I’m new to the blogosphere…shoved here ever so gently by my brilliant math coach Sarah Caban (mathontheedge.wordpress.com)! I’ve decided she is the only person in the district who could add one more thing to my teaching life and make me feel good about it. She bribed me to join this
crazy awesome PD adventure with chocolate and wine (which I have yet to receive) and then, before I knew it, she had me hopping and skipping through the halls of school musing to myself about the wonderful world of Twitter and the blogosphere. This is what makes her so brilliant…she is a very clever and subtle math attack-er.
So, here goes my first attempt at finding my blog voice 🙂
Testing is done, routines and procedures have been taught, a math community has been built and it’s time to get down to the nitty gritty. I always start a new math unit (or any unit for that matter) with mixed feelings. I am always excited, but almost certainly nervous and anxious as well. There is pre-test data to sort through and planning to be done. I want to find the perfect entry point, target my small groups just so and plan jaw-dropping, aha-moment inspiring lessons for each day! These expectations and, let’s face it, my control issues, tend to delay the start of any unit, but eventually I convince myself to just jump in.
Enter 4.NBT.1, my entry point into unit 1. It’s a cool standard, but a difficult one for sure. For those unfamiliar, it requires that my fourth grade students understand the relationships between digits in a number, in particular that they recognize that as you move left on the place value chart, the number will become ten times greater and if you move back, it will become ten times less. Now, all of my students came to me knowing how to multiply a number by ten. “That’s easy Ms. Miner!” They all knew how to expand numbers using their place values and they even had a conceptual understanding of regrouping, though they have not been taught the addition/subtraction algorithms yet (yay!). They have been primed for success.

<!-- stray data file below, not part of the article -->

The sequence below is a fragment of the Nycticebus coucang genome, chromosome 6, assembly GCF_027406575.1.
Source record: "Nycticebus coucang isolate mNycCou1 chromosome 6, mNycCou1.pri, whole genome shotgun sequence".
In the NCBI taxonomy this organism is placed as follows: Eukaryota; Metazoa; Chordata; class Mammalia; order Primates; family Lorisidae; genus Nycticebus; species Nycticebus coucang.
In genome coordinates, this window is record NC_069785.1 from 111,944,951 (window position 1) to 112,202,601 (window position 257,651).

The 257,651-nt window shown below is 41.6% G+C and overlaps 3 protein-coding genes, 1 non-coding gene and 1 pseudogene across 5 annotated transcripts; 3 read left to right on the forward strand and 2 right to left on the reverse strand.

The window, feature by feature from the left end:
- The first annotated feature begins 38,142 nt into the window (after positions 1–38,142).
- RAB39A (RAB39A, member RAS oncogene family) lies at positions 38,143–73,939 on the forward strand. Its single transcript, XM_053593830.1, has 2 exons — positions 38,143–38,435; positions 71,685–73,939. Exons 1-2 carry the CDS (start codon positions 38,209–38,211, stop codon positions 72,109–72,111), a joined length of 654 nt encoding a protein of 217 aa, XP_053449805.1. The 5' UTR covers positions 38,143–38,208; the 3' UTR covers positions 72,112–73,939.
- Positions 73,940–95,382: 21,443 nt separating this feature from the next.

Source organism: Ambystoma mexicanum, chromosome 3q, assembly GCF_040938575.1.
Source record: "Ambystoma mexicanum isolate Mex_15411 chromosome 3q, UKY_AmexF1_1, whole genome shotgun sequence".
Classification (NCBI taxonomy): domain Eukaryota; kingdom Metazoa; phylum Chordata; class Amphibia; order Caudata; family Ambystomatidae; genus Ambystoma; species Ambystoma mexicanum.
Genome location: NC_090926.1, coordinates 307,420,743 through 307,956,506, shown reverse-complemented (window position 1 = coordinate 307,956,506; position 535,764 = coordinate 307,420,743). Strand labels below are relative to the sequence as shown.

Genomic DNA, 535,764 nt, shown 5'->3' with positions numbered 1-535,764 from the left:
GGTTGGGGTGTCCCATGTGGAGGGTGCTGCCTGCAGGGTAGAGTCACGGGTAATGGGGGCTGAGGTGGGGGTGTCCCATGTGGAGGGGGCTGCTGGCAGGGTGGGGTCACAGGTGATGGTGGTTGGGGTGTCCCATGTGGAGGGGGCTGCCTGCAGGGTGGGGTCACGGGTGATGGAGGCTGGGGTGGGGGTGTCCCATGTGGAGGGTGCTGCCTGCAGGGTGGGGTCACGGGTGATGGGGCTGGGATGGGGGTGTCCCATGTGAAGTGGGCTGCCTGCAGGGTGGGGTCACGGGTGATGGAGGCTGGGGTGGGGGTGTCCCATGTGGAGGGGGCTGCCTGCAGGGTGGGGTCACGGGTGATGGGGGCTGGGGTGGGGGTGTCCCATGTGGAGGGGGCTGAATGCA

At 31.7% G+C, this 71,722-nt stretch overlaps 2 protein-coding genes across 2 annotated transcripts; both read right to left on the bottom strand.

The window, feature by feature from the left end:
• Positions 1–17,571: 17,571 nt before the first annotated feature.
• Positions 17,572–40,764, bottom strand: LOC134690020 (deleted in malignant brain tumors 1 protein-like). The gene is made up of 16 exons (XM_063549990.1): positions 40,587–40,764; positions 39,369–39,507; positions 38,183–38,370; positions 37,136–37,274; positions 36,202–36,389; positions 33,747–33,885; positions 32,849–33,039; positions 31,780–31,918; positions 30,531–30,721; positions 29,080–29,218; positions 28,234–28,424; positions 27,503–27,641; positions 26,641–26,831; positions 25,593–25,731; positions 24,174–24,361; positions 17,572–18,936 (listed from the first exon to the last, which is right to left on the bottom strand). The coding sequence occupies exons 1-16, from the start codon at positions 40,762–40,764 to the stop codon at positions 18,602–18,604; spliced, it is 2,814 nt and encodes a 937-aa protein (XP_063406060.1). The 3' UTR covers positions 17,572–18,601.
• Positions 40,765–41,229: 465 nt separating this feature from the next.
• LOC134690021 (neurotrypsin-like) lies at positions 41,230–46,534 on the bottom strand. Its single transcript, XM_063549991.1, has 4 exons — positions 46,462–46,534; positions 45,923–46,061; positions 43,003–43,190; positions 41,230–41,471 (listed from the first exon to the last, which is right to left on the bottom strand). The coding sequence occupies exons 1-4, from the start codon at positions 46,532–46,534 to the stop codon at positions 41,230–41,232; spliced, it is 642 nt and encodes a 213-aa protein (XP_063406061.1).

So off we went! Diving deep into this standard. We counted around the circle by tens, hundreds, thousands, etc. I recorded patterns and they talked about what they noticed. Really, I was blown away when they discovered on their own that the value was growing by ten times. They practiced and I reflected. Some students started adding ten to numbers rather then multiplying by ten. So we compared and contrasted ten times and ten more. We practiced some more, counted some more! We worked on the place value chart, used the place value disks, busted out the pennies, dimes and dollars. We worked with the language frame “______ is ten times greater than ______.” It was awesome! I felt like they had it. They were excited and using the terms and answering questions and explaining their thinking. Time for a little formative assessment…
A quick exit slip that asked students to consider the value of a collection of 826 coins. What is the value if they are pennies? Dimes? Dollars? Ten dollars? What is happening to the value of the collection? Explain with words, pictures or numbers. “This will be easy,” I thought, “We’ve been using money like this.” I just needed to document their understanding, and then off to the next concept we would go!
I’m sure you know what’s coming. I reviewed the exit slips and I was stunned. 2 of my 17 got it. TWO! So of course I looked more closely at the exit slips. I asked myself “what do they know?” (Thanks to Sarah). They almost all got the value correct when the collection was of pennies and of dollars. But when it came time think about the value in terms of dimes and ten dollar bills, they almost all got the value incorrect. Okay… “Do I see any patterns in their work?” AND THERE IT WAS! Nearly every student in the class took the value of the pennies and doubled it to get the value of the collection if it were dimes. Then they took the value of the collection of dollars and doubled it to get the value of the collection as ten dollar bills. It was strange, and I don’t know where it came from and I still can’t figure it out. When does “ten times greater” become “two times greater” in a kiddo’s head? What connection are they making that makes this make sense to them? I encountered this same issue last year and when it showed up again I was baffled. I had definitely done a better job teaching “ten times greater” this year but there it was again.
So now I ask you, Blogosphere, for some help! Has anyone else noticed this misunderstanding with their own students? Do you have any suggestions for next steps? And rather than send you an email, Sarah, I wrote a blog post…just like you asked 🙂